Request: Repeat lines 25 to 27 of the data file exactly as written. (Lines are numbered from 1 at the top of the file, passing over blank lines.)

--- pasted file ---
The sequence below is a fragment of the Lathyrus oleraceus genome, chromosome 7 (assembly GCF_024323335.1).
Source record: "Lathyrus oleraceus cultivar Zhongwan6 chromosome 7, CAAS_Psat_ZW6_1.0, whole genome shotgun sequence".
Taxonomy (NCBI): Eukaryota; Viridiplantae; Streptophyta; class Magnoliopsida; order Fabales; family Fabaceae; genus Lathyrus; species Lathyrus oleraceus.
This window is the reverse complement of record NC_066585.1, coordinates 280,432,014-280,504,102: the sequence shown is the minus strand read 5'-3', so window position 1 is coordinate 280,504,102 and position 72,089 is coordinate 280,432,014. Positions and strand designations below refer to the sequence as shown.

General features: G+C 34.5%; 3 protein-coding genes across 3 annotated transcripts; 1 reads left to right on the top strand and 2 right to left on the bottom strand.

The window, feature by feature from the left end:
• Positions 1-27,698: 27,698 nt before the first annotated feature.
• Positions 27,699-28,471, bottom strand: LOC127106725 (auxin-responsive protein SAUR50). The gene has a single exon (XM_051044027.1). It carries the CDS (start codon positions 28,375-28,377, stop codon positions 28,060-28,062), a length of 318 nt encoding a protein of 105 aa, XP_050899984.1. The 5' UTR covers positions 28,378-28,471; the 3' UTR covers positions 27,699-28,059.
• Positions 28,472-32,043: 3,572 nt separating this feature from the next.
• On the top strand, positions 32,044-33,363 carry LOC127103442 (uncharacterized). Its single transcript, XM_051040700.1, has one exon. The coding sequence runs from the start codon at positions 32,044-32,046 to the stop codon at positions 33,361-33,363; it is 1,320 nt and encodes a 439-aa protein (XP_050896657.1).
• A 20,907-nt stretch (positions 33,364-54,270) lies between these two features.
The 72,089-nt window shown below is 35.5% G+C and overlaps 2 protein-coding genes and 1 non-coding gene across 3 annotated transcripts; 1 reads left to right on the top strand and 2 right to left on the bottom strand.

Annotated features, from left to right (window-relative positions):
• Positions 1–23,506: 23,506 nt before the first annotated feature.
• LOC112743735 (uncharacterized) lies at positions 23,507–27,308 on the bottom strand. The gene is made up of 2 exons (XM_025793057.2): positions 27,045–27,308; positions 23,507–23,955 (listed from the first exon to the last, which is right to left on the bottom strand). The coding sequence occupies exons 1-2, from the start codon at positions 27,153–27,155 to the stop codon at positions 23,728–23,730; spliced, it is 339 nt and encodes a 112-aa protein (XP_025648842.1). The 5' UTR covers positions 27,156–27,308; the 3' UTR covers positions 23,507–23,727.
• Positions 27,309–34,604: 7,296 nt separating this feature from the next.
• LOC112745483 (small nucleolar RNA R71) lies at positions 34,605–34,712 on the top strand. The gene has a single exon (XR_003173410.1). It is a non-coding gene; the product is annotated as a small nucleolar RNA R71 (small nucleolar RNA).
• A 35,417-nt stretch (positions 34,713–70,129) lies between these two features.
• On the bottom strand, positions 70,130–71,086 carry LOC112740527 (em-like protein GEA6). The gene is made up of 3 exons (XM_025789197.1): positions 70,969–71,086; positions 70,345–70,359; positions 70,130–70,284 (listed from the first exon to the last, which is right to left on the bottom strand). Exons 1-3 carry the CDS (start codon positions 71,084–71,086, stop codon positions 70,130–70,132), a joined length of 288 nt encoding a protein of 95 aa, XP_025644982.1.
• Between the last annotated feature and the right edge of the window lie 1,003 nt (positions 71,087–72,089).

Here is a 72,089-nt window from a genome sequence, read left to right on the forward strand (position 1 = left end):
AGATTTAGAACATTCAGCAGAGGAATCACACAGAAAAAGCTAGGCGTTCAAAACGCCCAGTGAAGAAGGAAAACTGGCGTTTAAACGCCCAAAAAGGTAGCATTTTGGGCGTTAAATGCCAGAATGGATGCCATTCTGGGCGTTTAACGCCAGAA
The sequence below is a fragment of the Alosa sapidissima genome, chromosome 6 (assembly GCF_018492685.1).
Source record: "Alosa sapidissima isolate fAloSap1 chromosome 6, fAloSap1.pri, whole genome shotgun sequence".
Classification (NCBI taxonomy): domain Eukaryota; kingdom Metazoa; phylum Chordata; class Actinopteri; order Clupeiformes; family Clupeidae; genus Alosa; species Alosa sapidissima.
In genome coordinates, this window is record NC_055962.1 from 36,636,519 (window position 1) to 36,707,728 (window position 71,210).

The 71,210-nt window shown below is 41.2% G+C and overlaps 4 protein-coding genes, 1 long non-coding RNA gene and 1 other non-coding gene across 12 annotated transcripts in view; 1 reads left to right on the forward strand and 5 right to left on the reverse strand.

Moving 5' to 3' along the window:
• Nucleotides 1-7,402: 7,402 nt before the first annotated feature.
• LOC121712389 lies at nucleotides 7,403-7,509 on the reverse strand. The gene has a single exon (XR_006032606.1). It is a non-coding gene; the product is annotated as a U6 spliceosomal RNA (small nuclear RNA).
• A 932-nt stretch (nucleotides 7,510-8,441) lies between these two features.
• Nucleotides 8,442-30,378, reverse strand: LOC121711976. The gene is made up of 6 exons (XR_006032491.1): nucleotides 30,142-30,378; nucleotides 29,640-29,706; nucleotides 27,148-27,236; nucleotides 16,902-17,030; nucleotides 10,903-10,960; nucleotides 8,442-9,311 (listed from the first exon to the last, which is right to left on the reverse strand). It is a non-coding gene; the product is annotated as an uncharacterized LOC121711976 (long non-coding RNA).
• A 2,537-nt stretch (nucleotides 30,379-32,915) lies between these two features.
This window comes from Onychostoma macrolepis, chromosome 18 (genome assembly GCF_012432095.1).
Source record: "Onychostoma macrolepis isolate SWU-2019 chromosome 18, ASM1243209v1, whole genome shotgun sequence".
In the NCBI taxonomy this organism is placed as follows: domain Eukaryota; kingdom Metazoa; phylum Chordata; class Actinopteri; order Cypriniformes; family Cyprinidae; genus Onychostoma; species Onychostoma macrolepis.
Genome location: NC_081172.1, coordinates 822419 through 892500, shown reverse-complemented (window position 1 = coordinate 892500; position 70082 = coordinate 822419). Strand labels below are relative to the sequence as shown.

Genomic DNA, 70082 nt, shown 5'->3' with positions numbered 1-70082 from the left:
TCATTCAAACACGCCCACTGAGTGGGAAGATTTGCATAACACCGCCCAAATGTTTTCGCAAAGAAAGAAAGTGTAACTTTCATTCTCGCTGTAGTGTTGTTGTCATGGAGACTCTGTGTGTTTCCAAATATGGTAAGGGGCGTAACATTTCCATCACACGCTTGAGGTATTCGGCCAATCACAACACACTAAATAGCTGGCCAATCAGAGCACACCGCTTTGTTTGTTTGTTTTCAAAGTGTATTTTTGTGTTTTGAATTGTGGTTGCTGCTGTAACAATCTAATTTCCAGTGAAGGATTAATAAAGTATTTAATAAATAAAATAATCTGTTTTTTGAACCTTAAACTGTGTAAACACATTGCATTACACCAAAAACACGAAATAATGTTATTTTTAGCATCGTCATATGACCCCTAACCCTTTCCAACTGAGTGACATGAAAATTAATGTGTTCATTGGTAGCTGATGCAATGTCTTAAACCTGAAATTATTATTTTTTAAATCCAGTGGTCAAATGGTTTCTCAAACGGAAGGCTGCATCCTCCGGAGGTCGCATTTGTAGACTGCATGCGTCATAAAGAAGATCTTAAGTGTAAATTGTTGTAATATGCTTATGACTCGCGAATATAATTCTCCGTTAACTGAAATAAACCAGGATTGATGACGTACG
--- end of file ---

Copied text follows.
Classification (NCBI taxonomy): domain Eukaryota; kingdom Metazoa; phylum Chordata; class Actinopteri; order Clupeiformes; family Clupeidae; genus Alosa; species Alosa sapidissima.
In genome coordinates, this window is record NC_055962.1 from 36,636,519 (window position 1) to 36,707,728 (window position 71,210).

The 71,210-nt window shown below is 41.2% G+C and overlaps 4 protein-coding genes, 1 long non-coding RNA gene and 1 other non-coding gene across 12 annotated transcripts in view; 1 reads left to right on the forward strand and 5 right to left on the reverse strand.